Monday, July 12, 2021

Anatomy of a Bite-Sized Ancestor Bio

For the past year, I've been writing bite-sized biographies of ancestors to share publicly on My Heritage, WikiTree, Find a Grave, Family Search, and other genealogy sites. Apart from listing basic facts (birth, marriage, death), I also like to provide context and family connections, making each ancestor three-dimensional. 

Above is an excerpt of a bite-sized bio I wrote for my paternal grandmother, Henrietta Mahler Burk (1881-1954), and posted on her Find a Grave memorial page. Previously, I had posted a photo of her gravestone, as well as a photo showing her in 1937 (not visible in this excerpt). Also, I linked Henrietta to her parents and siblings, her husband, and one of her children on Find a Grave.*

Headline summarizes the story

My preference is to add a headline summarizing the highlights of each bio. In the case of my paternal grandmother, the headline shows she was an immigrant ancestor, mother of four, grandmother of five. 

The bio mentions her work as a stenographer before her marriage, but I didn't list a career in the headline because she didn't hold that occupation for very long. If Henrietta had been known for a particular skill or talent (needlework, music, rocket science, etc.) I would have noted it in the story and the headline. 

Cradle to grave

My bite-sized bio includes the ancestor's birth date, place, and parents, plus siblings where it's natural to weave in that info. Exact dates are shown for key facts (BMD for instance).

Sometimes there are special circumstances to note. I can't prove Henrietta was born in Riga, even though her husband's naturalization petition lists that as her birth place. Knowing that many immigrants in my family took the easy way out when asked about home town and named a nearby city instead of the tiny town where they were actually born, I used the wording "in or near." 

Next, my bio follows the major moves in Henrietta's life--literally a number of moves between her birth place, her residences, and then back and forth to Canada with her husband and children. Covering the key instances in her husband's life that affected her life creates a bit of overlap between the two ancestor bios, but that's OK.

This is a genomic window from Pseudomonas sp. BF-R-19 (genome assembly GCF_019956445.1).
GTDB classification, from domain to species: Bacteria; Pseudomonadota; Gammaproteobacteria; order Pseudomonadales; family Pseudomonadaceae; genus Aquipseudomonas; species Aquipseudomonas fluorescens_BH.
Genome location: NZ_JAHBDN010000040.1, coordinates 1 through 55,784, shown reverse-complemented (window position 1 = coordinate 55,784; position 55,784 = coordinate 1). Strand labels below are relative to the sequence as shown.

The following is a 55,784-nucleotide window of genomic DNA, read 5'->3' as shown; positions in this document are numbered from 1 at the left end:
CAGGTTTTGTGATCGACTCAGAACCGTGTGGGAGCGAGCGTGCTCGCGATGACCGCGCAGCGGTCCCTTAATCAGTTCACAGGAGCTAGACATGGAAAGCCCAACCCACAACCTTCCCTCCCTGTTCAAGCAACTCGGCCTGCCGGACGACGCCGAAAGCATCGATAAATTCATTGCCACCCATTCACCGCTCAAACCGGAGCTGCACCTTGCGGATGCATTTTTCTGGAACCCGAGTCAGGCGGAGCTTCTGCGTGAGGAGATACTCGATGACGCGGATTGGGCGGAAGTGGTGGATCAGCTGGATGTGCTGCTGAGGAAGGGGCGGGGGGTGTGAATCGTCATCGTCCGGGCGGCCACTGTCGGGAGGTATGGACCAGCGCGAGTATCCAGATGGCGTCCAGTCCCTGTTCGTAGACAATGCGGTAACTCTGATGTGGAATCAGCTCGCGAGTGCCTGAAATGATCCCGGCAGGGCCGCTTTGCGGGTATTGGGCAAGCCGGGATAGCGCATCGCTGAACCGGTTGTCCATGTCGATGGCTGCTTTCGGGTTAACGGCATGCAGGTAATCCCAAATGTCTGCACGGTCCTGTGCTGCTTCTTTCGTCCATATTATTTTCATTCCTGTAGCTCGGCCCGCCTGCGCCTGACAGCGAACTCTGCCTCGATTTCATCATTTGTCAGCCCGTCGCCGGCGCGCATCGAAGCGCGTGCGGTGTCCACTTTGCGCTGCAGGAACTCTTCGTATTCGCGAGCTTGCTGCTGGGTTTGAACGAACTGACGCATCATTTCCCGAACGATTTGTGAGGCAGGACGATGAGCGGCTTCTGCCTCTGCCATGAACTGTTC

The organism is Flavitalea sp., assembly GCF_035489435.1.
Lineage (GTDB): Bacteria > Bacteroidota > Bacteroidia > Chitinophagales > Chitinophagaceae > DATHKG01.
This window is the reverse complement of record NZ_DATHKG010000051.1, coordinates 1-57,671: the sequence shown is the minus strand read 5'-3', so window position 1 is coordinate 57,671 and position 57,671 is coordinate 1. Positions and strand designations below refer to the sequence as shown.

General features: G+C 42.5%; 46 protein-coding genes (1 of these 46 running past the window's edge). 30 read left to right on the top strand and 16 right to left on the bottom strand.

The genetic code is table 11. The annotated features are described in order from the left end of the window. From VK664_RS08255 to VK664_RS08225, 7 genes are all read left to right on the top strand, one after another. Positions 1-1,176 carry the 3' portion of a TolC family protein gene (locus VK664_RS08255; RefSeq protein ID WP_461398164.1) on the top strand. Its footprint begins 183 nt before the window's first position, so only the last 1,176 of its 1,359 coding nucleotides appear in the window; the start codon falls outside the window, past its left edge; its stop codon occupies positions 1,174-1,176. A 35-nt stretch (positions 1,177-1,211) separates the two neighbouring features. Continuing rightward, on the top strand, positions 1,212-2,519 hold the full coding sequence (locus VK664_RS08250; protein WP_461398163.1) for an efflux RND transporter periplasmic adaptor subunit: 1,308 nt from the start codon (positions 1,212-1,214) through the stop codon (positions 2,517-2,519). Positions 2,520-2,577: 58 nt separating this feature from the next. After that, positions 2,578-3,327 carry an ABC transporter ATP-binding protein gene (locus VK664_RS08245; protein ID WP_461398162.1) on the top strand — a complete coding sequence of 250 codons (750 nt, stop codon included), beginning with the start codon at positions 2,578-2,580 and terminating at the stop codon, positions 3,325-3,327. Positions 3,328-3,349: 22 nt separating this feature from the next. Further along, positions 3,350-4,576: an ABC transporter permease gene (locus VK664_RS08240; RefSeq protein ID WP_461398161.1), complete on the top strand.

Sources noted (briefly)

To avoid interrupting the narrative flow of the bio, I note sources briefly in brackets. This signals to readers that the bio is based on solid sources beyond "family lore." Now or in the future, people can retrace my research with the aid of these brief sources. 

I also posted a version of this bio on WikiTree, Family Search, and My Heritage. This keeps Henrietta "alive" in multiple places online, and it also serves as cousin bait! 


* Ancestry recently changed its terms of use (August, 2021). The changes mean that when we upload a photo or other content, we are giving Ancestry "a perpetual, sublicensable, worldwide, non-revocable, royalty-free license to host, store, copy, publish, distribute, provide access to, create derivative works of, and otherwise use such User Provided Content..." 

This applies across Ancestry-owned platforms, such as Find a Grave. Read more about the changes at Judy Russell's blog post here. I don't agree with what Ancestry is doing, and am currently deleting many (but not all) family photos from my public trees. Please consider carefully before posting to these sites.

There's more about bite-sized bios and other fun projects in my popular webinar or live presentation, "Bring Family History Alive in Bite-Sized Projects."


  1. This is a great idea. I can imagine a new challenge to create one bite-sized bio weekly. I could do about 4 generations of direct ancestors in a year, not bad. Thanks for sharing!

  2. Agree with Barb, this is a great concept. Will have to consider this for my own direct and collateral ancestors.

  3. Thanks for reading and commenting, ladies! Much appreciated. Have fun with bite-sized bios of your own ancestors.

  4. I’ve never contributed bios to Find A Grave. Bit size bios are a great idea. I’m going to start adding them. Thanks for the inspiration

  5. Great post! I love your method summary at the end - very helpful :) Thanks for sharing!

  6. I am going to do that, too. I already have lots of couple stories including their children so how hard can it be to summarize ;-)

  7. I love this idea! I have to finish the project I'm working on and then I'll get to work on this. Thank you!